It is a life that is congruent, not hypocritical, unified in the way we live our life, our priorities, our commitments, our personal relationships, our passion for peace and justice and our unplanned acts of compassion. ((cite: from the New Interpreter’s Bible’s Commentary))

It is the life that says ‘I am Christian’ and preaches love of neighbors, then does love for neighbors, out of belief God tells us to love one another. And when we fail to love, it is a life that is truly sorry and tries to make amends and love again.

It is a life that begins at any age, and continues our whole life through.

Today, we welcome Luke into our church family and have witnessed his baptism of water. Unseen, but felt, is the presence of the Holy Fire that now resides with him. Today we promised to be that community of integrity for Luke. Today we promised to be that orchard that produces many different types of good fruits. Fruits of love, of compassion, of peace. Fruits of wisdom and encouragement. Fruits of supporting his family and his walk in faith. Whether he is called by God to the wilderness or led to put down roots here… we are his family.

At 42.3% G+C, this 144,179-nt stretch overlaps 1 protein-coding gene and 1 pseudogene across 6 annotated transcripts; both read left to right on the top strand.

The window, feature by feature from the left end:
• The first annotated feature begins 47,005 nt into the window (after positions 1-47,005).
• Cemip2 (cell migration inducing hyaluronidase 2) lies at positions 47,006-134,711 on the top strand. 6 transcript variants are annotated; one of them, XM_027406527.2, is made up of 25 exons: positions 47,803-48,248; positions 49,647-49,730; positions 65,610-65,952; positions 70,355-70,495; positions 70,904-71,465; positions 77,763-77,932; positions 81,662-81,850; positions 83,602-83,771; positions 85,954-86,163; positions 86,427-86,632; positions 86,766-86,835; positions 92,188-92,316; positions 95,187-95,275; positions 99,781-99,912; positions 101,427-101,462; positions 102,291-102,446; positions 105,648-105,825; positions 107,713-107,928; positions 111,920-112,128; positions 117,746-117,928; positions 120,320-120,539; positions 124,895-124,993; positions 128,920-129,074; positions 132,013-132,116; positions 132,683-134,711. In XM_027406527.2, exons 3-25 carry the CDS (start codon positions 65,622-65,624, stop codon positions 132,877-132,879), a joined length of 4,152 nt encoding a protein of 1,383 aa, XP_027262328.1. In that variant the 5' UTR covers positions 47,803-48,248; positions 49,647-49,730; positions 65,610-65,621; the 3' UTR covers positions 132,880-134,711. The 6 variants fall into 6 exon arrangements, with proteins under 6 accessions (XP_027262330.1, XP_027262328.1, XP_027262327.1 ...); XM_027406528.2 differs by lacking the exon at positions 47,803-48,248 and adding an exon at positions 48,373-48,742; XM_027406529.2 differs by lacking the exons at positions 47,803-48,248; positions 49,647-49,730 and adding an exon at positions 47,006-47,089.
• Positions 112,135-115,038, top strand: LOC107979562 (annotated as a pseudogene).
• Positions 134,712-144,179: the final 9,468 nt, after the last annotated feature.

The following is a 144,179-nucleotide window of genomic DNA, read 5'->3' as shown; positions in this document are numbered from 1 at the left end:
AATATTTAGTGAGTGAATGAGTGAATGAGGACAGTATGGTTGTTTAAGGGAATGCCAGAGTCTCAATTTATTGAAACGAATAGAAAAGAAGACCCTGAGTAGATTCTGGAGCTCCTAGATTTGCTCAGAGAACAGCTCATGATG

And family has a very important role to play in every child’s life. Every person NEEDS to hear from the adults around them, “You are my beloved child, with whom I am well pleased.” We NEED to hear these words. NEED to hear it to grow into our best selves.

God the Father spoke them to Jesus the son – and Jesus was called into his ministry, his messiah-ship, his mission to bring salvation to everyone of every race and creed and gender and age and social standing.